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CDC Comments Period End Soon

Visit https://beta.regulations.gov/document/CDC-2020-0087-0001 for information on filing your comments on the CDC Cruise Ship Planning request. You have until September 21, 2020.

Reading the questions and reading between the lines, you begin to realize that somebody at the CDC HATES cruise ships. The amount of questions about what cruise ship operators should do, and the amount of money they should spend just shows a prejudice in favor of all other modes of transportation.

The CDC decided this week to remove a number of restrictions on air travel (see here.) There was never a “no-fly” order. So, if airlines can just provide “education” to their passengers, how is it fair that cruise lines are responsible for all COVID-19 cases that came to light on a ship?

The usual comments against cruising is that it’s not necessary. Neither is air travel. Heard of Zoom lately?

Part of my comments were driven by thinking about all of the transportation required for me personally to go on a cruise. I wanted to share that, and let others think about how likely it is that outbreaks spontaneously happen only on cruise ships.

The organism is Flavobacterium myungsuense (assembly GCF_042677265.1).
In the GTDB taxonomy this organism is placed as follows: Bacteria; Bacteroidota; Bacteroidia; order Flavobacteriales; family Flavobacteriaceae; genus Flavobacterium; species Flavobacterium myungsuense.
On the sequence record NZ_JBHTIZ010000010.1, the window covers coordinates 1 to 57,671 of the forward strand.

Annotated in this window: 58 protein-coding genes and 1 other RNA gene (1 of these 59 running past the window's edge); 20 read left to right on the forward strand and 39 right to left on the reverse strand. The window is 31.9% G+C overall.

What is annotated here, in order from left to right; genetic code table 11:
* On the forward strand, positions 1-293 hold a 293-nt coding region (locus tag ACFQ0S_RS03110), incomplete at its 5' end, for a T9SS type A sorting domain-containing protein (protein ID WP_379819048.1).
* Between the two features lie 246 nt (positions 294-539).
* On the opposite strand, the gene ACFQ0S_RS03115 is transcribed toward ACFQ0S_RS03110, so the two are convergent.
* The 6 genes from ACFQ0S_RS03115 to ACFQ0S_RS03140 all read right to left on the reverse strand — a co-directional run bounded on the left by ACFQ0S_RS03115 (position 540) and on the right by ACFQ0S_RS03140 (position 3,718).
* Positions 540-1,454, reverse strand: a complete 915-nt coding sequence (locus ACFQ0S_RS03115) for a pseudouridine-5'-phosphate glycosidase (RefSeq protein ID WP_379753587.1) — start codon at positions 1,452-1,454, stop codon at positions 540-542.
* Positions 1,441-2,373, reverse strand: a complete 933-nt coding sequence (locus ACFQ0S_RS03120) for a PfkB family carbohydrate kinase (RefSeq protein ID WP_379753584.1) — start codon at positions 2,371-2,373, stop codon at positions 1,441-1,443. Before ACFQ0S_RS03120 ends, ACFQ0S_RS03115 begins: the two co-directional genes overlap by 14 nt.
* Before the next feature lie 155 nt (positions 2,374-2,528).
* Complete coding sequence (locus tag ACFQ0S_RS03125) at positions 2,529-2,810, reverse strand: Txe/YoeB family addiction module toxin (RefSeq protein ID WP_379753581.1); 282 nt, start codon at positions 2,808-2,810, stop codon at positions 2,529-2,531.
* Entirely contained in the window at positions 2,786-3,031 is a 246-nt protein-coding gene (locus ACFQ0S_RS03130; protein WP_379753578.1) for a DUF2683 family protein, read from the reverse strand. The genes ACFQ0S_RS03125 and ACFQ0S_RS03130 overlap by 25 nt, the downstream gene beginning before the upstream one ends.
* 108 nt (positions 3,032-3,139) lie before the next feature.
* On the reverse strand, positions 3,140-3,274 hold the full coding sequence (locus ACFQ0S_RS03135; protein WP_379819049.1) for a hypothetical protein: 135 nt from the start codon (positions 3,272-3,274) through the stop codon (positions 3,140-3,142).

My wife and I live in Dallas. If we sail from PortMiami for a seven-day cruise, we will fly in the day before. So, prior to boarding the ship, we will

  • Take a cab or Uber to DFW or Love Field
  • Be inside an international airport terminal
  • Be inside an airplane for almost two hours (with recirculated air)
  • Be inside another international airport terminal (Miami or Fort Lauderdale)
  • Take a cab or Uber to the hotel
  • Be inside a hotel lobby
  • Be inside a hotel room
  • Visit a restaurant
  • Take a cab or Uber to PortMiami
  • Be inside the port terminal (an international port)
  • Board the ship

So, there are a lot of people I will come into contact with before boarding the ship. Uber says riders and drivers must wear a mask. I know from UberEats that this is not always the case. There are no checks at airports.

Even if the cruise ship checks me immediately before departure, I could have contracted the disease (or any other disease) along the way to the ship. However, the CDC (and therefore, the masses) will blame the ship.

So, cruise travel is the problem?

Unless you hammer all of the travel industry out of existence, singling out cruise travel is patently unfair.

Please comment. Please read the instructions! There are specific questions to answer. Answer the ones you find critical to you. Use the format they request. Just posting, “Cruise now, dammit!” or “Ban cruises forever!” really doesn’t help.